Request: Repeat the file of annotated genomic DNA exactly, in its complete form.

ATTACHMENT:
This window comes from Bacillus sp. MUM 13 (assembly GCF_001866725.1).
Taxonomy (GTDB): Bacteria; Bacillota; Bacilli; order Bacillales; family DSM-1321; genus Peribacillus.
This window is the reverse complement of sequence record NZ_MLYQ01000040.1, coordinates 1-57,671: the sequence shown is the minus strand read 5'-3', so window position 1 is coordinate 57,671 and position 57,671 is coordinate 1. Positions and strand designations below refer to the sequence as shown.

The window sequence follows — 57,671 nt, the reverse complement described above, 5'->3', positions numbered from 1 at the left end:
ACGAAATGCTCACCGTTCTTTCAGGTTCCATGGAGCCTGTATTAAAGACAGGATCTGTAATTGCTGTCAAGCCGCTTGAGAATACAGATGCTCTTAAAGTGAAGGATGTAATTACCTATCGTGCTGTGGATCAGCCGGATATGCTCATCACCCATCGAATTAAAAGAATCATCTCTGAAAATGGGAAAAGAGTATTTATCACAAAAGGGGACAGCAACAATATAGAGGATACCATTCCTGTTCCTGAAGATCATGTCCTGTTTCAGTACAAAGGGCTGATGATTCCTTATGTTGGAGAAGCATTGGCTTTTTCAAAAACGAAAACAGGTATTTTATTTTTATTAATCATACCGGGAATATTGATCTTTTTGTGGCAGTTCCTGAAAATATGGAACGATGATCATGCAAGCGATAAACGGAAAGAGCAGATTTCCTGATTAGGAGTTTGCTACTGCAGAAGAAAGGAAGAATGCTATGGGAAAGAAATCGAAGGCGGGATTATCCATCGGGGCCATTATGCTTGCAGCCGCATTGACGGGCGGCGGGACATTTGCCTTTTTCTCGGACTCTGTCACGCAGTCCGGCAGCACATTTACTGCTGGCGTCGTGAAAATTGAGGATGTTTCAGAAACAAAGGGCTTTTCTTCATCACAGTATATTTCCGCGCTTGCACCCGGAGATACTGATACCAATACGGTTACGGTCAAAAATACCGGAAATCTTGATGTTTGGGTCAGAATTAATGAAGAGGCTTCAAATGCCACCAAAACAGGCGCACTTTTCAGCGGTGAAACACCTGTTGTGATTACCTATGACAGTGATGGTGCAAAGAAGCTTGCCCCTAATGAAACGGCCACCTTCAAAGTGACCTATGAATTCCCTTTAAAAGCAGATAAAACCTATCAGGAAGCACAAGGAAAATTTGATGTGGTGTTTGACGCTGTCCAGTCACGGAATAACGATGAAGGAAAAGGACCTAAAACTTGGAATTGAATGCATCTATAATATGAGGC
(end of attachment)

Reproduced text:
This window comes from Bacillus sp. MUM 13 (assembly GCF_001866725.1).
Taxonomy (GTDB): Bacteria; Bacillota; Bacilli; order Bacillales; family DSM-1321; genus Peribacillus.
This window is the reverse complement of sequence record NZ_MLYQ01000040.1, coordinates 1-57,671: the sequence shown is the minus strand read 5'-3', so window position 1 is coordinate 57,671 and position 57,671 is coordinate 1. Positions and strand designations below refer to the sequence as shown.

The window sequence follows — 57,671 nt, the reverse complement described above, 5'->3', positions numbered from 1 at the left end:
ACGAAATGCTCACCGTTCTTTCAGGTTCCATGGAGCCTGTATTAAAGACAGGATCTGTAATTGCTGTCAAGCCGCTTGAGAATACAGATGCTCTTAAAGTGAAGGATGTAATTACCTATCGTGCTGTGGATCAGCCGGATATGCTCATCACCCATCGAATTAAAAGAATCATCTCTGAAAATGGGAAAAGAGTATTTATCACAAAAGGGGACAGCAACAATATAGAGGATACCATTCCTGTTCCTGAAGATCATGTCCTGTTTCAGTACAAAGGGCTGATGATTCCTTATGTTGGAGAAGCATTGGCTTTTTCAAAAACGAAAACAGGTATTTTATTTTTATTAATCATACCGGGAATATTGATCTTTTTGTGGCAGTTCCTGAAAATATGGAACGATGATCATGCAAGCGATAAACGGAAAGAGCAGATTTCCTGATTAGGAGTTTGCTACTGCAGAAGAAAGGAAGAATGCTATGGGAAAGAAATCGAAGGCGGGATTATCCATCGGGGCCATTATGCTTGCAGCCGCATTGACGGGCGGCGGGACATTTGCCTTTTTCTCGGACTCTGTCACGCAGTCCGGCAGCACATTTACTGCTGGCGTCGTGAAAATTGAGGATGTTTCAGAAACAAAGGGCTTTTCTTCATCACAGTATATTTCCGCGCTTGCACCCGGAGATACTGATACCAATACGGTTACGGTCAAAAATACCGGAAATCTTGATGTTTGGGTCAGAATTAATGAAGAGGCTTCAAATGCCACCAAAACAGGCGCACTTTTCAGCGGTGAAACACCTGTTGTGATTACCTATGACAGTGATGGTGCAAAGAAGCTTGCCCCTAATGAAACGGCCACCTTCAAAGTGACCTATGAATTCCCTTTAAAAGCAGATAAAACCTATCAGGAAGCACAAGGAAAATTTGATGTGGTGTTTGACGCTGTCCAGTCACGGAATAACGATGAAGGAAAAGGACCTAAAACTTGGAATTGAATGCATCTATAATATGAGGC